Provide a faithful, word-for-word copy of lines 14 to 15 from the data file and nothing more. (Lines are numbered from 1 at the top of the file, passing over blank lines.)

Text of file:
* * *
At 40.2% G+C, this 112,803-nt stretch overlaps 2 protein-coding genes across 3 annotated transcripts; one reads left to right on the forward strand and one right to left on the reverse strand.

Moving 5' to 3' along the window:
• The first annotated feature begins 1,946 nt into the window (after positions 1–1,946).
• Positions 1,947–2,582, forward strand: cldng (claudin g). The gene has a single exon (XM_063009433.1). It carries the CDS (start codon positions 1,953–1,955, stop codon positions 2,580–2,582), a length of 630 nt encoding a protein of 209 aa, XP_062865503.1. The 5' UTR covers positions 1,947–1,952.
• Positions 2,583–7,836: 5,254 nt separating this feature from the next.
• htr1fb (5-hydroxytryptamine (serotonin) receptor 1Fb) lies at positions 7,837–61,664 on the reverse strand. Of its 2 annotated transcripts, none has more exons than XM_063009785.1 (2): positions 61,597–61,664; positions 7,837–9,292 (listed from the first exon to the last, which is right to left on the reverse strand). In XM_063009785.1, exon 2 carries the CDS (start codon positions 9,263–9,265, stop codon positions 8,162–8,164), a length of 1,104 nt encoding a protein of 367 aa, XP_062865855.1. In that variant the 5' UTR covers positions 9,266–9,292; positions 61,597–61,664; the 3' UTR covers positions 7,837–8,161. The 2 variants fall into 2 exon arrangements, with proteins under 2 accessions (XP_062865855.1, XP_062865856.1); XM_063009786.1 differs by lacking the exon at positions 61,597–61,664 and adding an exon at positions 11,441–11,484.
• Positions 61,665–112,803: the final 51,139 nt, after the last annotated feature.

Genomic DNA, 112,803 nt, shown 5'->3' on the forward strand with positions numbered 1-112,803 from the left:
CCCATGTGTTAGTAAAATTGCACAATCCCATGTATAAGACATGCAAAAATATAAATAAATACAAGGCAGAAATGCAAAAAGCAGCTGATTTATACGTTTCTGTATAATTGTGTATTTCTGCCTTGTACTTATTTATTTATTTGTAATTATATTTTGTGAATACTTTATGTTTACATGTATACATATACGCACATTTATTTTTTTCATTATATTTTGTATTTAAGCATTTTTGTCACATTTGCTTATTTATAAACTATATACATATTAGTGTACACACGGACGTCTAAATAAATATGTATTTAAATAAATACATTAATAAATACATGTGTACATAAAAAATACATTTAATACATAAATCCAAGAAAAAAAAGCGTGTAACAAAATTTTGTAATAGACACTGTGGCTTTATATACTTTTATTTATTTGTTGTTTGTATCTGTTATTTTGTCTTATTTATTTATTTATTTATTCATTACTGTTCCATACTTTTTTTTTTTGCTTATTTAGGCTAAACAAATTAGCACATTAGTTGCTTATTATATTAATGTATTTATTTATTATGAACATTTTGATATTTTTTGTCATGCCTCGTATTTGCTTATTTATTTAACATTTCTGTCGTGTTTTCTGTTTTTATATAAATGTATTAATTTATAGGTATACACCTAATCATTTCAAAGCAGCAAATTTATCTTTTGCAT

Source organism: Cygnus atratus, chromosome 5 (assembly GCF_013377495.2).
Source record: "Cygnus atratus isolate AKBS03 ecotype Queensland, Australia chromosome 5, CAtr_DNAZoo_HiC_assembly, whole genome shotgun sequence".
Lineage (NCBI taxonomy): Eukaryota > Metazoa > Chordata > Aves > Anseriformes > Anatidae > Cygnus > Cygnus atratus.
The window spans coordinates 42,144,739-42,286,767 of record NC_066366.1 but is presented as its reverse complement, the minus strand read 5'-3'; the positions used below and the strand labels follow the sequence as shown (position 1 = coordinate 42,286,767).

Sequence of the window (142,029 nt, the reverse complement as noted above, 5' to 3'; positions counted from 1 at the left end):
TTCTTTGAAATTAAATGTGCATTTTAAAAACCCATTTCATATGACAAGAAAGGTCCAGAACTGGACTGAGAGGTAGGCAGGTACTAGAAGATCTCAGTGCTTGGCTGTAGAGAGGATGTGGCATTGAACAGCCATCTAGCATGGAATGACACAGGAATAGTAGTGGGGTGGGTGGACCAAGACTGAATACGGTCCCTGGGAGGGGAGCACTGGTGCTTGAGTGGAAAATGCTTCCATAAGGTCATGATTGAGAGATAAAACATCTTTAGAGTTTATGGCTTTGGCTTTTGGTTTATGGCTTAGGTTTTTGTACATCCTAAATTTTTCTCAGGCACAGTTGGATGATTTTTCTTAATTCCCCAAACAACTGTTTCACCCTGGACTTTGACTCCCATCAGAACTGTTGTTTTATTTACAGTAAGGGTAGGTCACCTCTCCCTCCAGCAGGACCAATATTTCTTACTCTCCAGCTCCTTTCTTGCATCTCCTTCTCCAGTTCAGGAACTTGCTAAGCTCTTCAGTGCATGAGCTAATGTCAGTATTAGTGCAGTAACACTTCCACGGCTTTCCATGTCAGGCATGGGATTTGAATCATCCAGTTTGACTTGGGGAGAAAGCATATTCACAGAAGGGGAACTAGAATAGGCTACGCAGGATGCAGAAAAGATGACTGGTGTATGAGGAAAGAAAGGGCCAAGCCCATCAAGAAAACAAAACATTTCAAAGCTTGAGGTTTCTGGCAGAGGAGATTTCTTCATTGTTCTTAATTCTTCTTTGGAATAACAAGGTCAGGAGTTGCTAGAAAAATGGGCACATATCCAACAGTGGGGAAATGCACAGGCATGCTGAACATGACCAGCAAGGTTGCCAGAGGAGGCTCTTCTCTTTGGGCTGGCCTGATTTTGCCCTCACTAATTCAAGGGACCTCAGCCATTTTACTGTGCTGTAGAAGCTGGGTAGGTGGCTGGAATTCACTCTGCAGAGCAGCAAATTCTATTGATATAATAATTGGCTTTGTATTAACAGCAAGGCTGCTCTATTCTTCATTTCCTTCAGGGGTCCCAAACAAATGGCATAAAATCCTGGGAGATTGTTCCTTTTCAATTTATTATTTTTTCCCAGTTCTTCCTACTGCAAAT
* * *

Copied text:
Sequence of the window (142,029 nt, the reverse complement as noted above, 5' to 3'; positions counted from 1 at the left end):
TTCTTTGAAATTAAATGTGCATTTTAAAAACCCATTTCATATGACAAGAAAGGTCCAGAACTGGACTGAGAGGTAGGCAGGTACTAGAAGATCTCAGTGCTTGGCTGTAGAGAGGATGTGGCATTGAACAGCCATCTAGCATGGAATGACACAGGAATAGTAGTGGGGTGGGTGGACCAAGACTGAATACGGTCCCTGGGAGGGGAGCACTGGTGCTTGAGTGGAAAATGCTTCCATAAGGTCATGATTGAGAGATAAAACATCTTTAGAGTTTATGGCTTTGGCTTTTGGTTTATGGCTTAGGTTTTTGTACATCCTAAATTTTTCTCAGGCACAGTTGGATGATTTTTCTTAATTCCCCAAACAACTGTTTCACCCTGGACTTTGACTCCCATCAGAACTGTTGTTTTATTTACAGTAAGGGTAGGTCACCTCTCCCTCCAGCAGGACCAATATTTCTTACTCTCCAGCTCCTTTCTTGCATCTCCTTCTCCAGTTCAGGAACTTGCTAAGCTCTTCAGTGCATGAGCTAATGTCAGTATTAGTGCAGTAACACTTCCACGGCTTTCCATGTCAGGCATGGGATTTGAATCATCCAGTTTGACTTGGGGAGAAAGCATATTCACAGAAGGGGAACTAGAATAGGCTACGCAGGATGCAGAAAAGATGACTGGTGTATGAGGAAAGAAAGGGCCAAGCCCATCAAGAAAACAAAACATTTCAAAGCTTGAGGTTTCTGGCAGAGGAGATTTCTTCATTGTTCTTAATTCTTCTTTGGAATAACAAGGTCAGGAGTTGCTAGAAAAATGGGCACATATCCAACAGTGGGGAAATGCACAGGCATGCTGAACATGACCAGCAAGGTTGCCAGAGGAGGCTCTTCTCTTTGGGCTGGCCTGATTTTGCCCTCACTAATTCAAGGGACCTCAGCCATTTTACTGTGCTGTAGAAGCTGGGTAGGTGGCTGGAATTCACTCTGCAGAGCAGCAAATTCTATTGATATAATAATTGGCTTTGTATTAACAGCAAGGCTGCTCTATTCTTCATTTCCTTCAGGGGTCCCAAACAAATGGCATAAAATCCTGGGAGATTGTTCCTTTTCAATTTATTATTTTTTCCCAGTTCTTCCTACTGCAAAT